From legendary historian Adam Hochschild, a “masterly” (New York Times) reassessment of the overlooked but startlingly resonant period between World War I and the Roaring Twenties, when the foundations of American democracy were threatened by war, pandemic, and violence fueled by battles over race, immigration, and the rights of labor […Learn More]
The remarkable story of how nomads have fostered and refreshed civilization throughout our history.
Moving across millennia, Nomads explores the transformative and often bloody relationship between settled and mobile societies. Often overlooked in history, the story of the umbilical connections between these two very different ways of living presents a radical new view of human civilization. […Learn More]
“Rebel historian” Kelly Lytle Hernández reframes our understanding of U.S. history in this groundbreaking narrative of revolution in the borderlands.
Bad Mexicans tells the dramatic story of the magonistas, the migrant rebels who sparked the 1910 Mexican Revolution from the United States. Led by a brilliant but ill-tempered radical named Ricardo Flores Magón, the magonistas were a motley band of journalists, miners, migrant workers, and more, who organized thousands of Mexican workers—and American dissidents—to their cause. […Learn More]
A provocative description of the power of population change to create the conditions for societal transformation.
As the world nears 8 billion people, the countries that have led the global order since World War II are becoming the most aged societies in human history. At the same time, the world’s poorest and least powerful countries are suffocating under an imbalance of population and resources. […Learn More]
by Kelly Lytle Hernández@kyltlehernandez Political awareness of the tensions in U.S.-Mexico relations is rising in the twenty-first century; the American history of its treatment of illegal immigrants represents a massive failure of the promises of the American dream. This is the untold history of the United States Border Patrol from its beginnings in 1924 as a small peripheral outfit to its emergence as a large professional police force that continuously […Learn More]
From Time magazine’s European Union correspondent, a powerful exploration of the refugee crisis in the Mediterranean, told through the stories of migrants who have made the perilous journey into Europe
In 2015, more than one million migrants and refugees, most fleeing war-torn countries in Africa and the Middle East, attempted to make the perilous journey into Europe. Around three thousand lost their lives as they crossed the Mediterranean and Aegean in rickety boats provided by unscrupulous traffickers, including over seven hundred men, women, and children in a single day in April 2015. […Learn More]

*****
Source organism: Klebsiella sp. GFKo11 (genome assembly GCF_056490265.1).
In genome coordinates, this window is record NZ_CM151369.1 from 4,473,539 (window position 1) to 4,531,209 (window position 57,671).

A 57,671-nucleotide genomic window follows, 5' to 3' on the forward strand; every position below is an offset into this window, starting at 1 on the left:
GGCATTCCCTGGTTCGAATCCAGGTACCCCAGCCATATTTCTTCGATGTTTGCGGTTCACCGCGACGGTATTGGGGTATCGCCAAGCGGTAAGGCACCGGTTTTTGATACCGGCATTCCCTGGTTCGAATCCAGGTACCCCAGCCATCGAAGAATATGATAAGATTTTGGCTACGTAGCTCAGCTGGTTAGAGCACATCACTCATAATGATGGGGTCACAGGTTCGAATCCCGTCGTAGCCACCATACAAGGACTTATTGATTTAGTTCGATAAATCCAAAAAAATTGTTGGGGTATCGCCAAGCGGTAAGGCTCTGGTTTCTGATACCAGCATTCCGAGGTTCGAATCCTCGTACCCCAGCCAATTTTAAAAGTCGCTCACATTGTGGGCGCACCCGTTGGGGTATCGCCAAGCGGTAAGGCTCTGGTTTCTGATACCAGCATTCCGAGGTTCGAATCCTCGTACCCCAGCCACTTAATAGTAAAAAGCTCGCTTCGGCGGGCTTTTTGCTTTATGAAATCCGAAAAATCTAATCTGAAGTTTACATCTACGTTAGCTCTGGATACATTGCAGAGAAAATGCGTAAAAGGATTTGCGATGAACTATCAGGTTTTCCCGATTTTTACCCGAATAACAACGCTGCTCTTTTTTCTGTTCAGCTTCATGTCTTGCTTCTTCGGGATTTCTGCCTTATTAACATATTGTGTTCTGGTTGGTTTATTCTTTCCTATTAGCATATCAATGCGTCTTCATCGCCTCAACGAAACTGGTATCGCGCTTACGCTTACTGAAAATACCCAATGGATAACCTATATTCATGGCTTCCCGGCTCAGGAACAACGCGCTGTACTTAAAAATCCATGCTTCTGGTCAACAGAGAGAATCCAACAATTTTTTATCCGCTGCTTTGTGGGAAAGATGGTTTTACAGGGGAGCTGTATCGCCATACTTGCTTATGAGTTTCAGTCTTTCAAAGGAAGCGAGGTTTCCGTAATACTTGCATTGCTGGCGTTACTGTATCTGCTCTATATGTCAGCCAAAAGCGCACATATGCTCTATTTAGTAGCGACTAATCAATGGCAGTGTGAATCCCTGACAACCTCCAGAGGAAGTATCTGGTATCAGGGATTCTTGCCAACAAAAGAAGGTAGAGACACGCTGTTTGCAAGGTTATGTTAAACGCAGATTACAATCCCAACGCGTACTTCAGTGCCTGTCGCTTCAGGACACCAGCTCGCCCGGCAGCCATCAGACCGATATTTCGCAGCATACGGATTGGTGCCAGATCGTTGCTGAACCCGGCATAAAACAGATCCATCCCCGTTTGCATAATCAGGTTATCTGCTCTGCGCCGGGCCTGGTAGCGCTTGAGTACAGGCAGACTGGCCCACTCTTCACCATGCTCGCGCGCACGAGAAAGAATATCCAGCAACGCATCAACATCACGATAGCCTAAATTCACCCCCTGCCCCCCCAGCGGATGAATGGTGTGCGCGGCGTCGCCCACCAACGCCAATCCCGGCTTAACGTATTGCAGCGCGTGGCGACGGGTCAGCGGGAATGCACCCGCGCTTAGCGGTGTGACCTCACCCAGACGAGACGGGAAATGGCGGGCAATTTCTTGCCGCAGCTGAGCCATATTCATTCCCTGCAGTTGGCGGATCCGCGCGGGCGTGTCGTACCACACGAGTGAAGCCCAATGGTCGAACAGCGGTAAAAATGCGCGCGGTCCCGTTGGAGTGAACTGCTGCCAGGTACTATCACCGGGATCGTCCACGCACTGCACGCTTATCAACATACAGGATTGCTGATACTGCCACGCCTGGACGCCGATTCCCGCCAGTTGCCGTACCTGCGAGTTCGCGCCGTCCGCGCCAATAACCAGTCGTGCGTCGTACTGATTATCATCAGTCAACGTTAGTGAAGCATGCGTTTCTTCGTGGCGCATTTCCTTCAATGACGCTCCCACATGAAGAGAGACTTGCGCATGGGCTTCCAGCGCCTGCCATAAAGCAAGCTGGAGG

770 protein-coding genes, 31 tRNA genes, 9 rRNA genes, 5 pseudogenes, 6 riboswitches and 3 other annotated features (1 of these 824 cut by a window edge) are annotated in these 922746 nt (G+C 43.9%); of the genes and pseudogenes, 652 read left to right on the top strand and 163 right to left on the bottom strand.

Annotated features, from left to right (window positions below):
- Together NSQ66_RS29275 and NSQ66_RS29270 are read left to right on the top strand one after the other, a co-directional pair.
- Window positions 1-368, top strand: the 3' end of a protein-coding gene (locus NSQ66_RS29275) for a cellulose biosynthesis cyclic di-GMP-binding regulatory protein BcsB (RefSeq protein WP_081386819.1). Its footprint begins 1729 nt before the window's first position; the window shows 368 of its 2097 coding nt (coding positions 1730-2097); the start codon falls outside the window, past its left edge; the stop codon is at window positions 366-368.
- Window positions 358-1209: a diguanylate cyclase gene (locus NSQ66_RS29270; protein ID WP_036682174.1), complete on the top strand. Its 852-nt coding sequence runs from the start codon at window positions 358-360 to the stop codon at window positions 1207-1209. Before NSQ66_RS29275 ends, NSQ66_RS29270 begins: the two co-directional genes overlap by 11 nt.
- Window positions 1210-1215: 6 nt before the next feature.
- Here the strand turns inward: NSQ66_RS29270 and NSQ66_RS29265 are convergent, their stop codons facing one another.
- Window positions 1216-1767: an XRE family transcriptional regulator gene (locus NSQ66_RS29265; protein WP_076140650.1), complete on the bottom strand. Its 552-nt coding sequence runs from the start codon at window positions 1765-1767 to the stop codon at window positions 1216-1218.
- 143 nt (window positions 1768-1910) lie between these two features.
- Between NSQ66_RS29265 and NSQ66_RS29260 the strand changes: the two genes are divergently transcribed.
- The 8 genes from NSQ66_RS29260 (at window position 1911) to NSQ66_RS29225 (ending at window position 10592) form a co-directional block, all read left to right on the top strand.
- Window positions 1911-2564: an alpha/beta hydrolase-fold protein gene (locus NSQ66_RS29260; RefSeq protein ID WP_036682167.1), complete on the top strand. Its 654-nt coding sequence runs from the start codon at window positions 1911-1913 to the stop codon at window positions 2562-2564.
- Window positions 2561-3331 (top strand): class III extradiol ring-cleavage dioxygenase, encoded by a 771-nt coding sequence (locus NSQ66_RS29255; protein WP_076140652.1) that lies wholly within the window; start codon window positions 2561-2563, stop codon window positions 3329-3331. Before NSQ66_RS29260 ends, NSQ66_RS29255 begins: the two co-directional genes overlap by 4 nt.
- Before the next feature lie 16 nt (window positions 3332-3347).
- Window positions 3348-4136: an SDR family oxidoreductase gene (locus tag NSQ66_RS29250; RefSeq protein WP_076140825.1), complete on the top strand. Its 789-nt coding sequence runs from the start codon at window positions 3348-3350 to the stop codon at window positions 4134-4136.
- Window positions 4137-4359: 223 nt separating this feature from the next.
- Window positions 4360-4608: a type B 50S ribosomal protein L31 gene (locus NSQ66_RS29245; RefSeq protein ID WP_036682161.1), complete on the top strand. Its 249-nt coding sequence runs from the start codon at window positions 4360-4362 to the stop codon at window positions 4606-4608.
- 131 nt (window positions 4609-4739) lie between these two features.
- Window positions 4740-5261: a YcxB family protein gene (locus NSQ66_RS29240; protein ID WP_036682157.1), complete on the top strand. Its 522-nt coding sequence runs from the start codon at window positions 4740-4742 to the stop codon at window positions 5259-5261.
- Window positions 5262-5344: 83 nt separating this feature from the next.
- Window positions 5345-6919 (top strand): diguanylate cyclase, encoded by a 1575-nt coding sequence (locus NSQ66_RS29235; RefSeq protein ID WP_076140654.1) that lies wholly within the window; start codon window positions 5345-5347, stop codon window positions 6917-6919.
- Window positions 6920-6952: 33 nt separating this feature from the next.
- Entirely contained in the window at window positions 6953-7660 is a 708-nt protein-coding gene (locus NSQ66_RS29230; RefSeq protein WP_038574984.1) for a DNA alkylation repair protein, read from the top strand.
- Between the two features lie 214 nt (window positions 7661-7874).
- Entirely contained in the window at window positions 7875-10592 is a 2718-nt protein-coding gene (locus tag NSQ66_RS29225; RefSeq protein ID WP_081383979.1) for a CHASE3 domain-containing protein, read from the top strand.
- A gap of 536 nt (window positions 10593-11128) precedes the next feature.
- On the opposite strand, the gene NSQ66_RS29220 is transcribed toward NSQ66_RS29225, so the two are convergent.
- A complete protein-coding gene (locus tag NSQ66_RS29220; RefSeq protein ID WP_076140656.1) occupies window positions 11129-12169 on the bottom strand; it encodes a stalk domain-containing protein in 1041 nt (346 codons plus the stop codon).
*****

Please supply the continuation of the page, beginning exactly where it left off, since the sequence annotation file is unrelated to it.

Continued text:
The definitive chronicle of our new age of global migration, told through the multi-generational saga of a Filipino family, by a veteran New York Times reporter and two-time Pulitzer Prize finalist.
When Jason DeParle moved into the Manila slums with Tita Comodas and her family three decades ago, he never imagined his reporting on them would span three generations and turn into the defining chronicle of a new age–the age of global migration. In a monumental book that gives new meaning to “immersion journalism,” DeParle paints an intimate portrait of an unforgettable family as they endure years of sacrifice and separation, willing themselves out of shantytown poverty into a new global middle class. […Learn More]
From bestselling author David Nasaw, a sweeping new history of the one million refugees left behind in Germany after WWII
In May 1945, German forces surrendered to the Allied powers, putting an end to World War II in Europe. But the aftershocks of global military conflict did not cease with the German capitulation. Millions of lost and homeless concentration camp survivors, POWs, slave laborers, political prisoners, and Nazi collaborators in flight from the Red Army overwhelmed Germany, a nation in ruins. British and American soldiers gathered the malnourished and desperate refugees and attempted to repatriate them. […Learn More]
The story of two refugee families and their hope and resilience as they fight to survive and belong in America
The welcoming and acceptance of immigrants and refugees have been central to America’s identity for centuries–yet America has periodically turned its back in times of the greatest humanitarian need. […Learn More]
What happens when an undocumented teen mother takes on the U.S. immigration system?
When Aida Hernandez was born in 1987 in Agua Prieta, Mexico, the nearby U.S. border was little more than a worn-down fence. Eight years later, Aida’s mother took her and her siblings to live in Douglas, Arizona. By then, the border had become one of the most heavily policed sites in America. […Learn More]